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And with his arms out-stretch’d, as he would fly,
Grasps-in the comer: Welcome ever smiles,
And farewell goes out sighing. O, let not virtue seek
Remuneration for the thing it was;
For beauty, wit,
High birth, vigour of bone, desert in service,
Love, friendship, charity, are subjects all
To envious and calumniating time.
One touch of nature makes the whole world kin,
That all with one consent, praise new-born gawds, **
Though they are made and moulded of things past;
And give to dust, that is a little gilt,
More laud than gilt o'er-dusted.
The present eye praises the present object.

LOVE SHOOK OFF BY A SOLDIER.
Sweet, rouse yourself: and the weak wanton Cupid
Shall from your neck unloose his amorous fold,
And, like a dew-drop from the lion's mane,
Be shook to air.

THERSITES MIMICKING AJAX.
Ther. A wonder!
Achil. What?

[himself. Ther. Ajax goes up and down the field, asking for Achil. How so?

Ther. He must fight singly to-morrow with Hector: and is so prophetically proud of an heroical cudgelling, that he raves in saying nothing.

Achil. How can that be?

Ther. Why, he stalks up and down like a peacock, a stride, and a stand: ruminates, like a hostess, that hath no arithmetic but her brain to set down her reckoning: bites his lip with a politic regard, as who should say there were wit in this head, an 'twould out; and so there is; but it lies as coldly in him as fire in a flint, which will not show without knocking. The man's undone for ever; for if Hector break not his neck i’ the combat, he'll break it himself in vainglory. He knows not me; I said, Good-morrow, Ajax; and he replies, Thanks, Agamemnon. What think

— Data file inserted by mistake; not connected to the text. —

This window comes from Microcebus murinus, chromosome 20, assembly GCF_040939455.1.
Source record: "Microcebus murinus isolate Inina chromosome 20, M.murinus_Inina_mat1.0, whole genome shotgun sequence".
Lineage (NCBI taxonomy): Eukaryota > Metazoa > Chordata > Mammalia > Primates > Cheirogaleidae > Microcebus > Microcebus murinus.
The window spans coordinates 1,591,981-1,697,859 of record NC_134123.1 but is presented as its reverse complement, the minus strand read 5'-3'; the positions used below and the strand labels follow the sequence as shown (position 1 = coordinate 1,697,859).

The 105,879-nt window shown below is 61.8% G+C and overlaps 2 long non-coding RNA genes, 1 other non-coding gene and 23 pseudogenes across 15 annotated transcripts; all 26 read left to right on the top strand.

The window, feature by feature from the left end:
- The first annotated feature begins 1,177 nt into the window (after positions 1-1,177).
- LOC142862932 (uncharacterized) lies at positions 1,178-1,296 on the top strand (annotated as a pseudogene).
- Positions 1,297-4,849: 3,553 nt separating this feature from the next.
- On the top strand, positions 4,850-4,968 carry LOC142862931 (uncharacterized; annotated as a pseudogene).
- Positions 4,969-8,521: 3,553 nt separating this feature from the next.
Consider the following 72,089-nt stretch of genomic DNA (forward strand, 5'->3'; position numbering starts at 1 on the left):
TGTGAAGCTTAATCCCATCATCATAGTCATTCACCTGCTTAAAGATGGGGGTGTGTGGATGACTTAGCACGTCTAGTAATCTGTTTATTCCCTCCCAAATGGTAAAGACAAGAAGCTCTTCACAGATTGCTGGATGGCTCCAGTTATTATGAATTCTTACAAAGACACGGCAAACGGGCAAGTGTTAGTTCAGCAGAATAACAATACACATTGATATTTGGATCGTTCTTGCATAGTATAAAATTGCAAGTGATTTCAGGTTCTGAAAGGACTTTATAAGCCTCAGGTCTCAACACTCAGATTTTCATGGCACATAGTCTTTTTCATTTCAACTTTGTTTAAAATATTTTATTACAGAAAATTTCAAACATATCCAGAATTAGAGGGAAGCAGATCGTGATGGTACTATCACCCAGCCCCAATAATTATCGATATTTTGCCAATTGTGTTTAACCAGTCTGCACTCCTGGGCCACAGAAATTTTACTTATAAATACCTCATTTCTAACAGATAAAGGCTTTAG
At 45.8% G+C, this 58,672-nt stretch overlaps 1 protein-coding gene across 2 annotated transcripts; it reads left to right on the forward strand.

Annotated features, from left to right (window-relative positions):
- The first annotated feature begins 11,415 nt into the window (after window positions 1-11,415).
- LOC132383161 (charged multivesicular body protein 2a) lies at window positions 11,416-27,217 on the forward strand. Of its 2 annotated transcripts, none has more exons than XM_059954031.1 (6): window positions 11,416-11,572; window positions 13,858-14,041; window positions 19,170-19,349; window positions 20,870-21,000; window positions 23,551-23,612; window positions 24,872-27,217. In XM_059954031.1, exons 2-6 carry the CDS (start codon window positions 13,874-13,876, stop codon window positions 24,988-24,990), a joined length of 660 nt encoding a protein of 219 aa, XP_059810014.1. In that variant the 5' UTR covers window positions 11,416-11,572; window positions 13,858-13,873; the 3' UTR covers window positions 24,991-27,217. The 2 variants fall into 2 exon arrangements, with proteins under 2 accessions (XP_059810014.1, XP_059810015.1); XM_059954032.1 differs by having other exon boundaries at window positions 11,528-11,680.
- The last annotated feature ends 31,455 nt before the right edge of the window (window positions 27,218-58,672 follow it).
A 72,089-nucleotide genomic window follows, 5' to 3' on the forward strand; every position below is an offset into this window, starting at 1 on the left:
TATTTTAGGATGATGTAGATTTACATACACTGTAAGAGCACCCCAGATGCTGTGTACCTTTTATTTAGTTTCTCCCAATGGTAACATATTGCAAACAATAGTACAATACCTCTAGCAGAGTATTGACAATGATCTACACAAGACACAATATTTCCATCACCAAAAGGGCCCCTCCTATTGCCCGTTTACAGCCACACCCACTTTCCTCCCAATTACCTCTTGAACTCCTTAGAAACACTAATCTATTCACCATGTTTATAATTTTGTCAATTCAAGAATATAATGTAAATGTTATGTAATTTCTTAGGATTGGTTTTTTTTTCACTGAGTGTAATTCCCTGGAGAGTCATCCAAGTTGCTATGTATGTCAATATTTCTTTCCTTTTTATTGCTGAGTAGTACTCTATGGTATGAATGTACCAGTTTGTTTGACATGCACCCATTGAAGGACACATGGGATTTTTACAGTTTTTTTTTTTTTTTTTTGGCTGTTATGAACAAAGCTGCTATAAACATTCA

* New-fashioned toys.

1

you of this man, that takes me for the general? He is grown a very land-fish, languageless, a monster. A plague of opinion! a man may wear it on both sides, like a leather jerkin.

Achil. Thou must be my ambassador to him, Thersites.

Ther. Who, I? why, he'll answer nobody; he professes not answering; speaking is for beggars; he wears his tongue in his arms. I will put on his pres ence; let Patroclus make demands to me, you shall see the pageant of Ajax.

Achil. fo him, Patroclus: Tell him, I humbly desire the valiant Ajax, to invite the most valorous Hector to come unarmed to my tent; and to procure safe conduct for his person, of the magnanimous, and most illustrious, six-or-seven-times-honoured captain general of the Grecian army, Agamemnon. Do this.

Patr. Jove bless great Ajax.
Ther. Humph!
Patr. I come from the worthy Achilles,-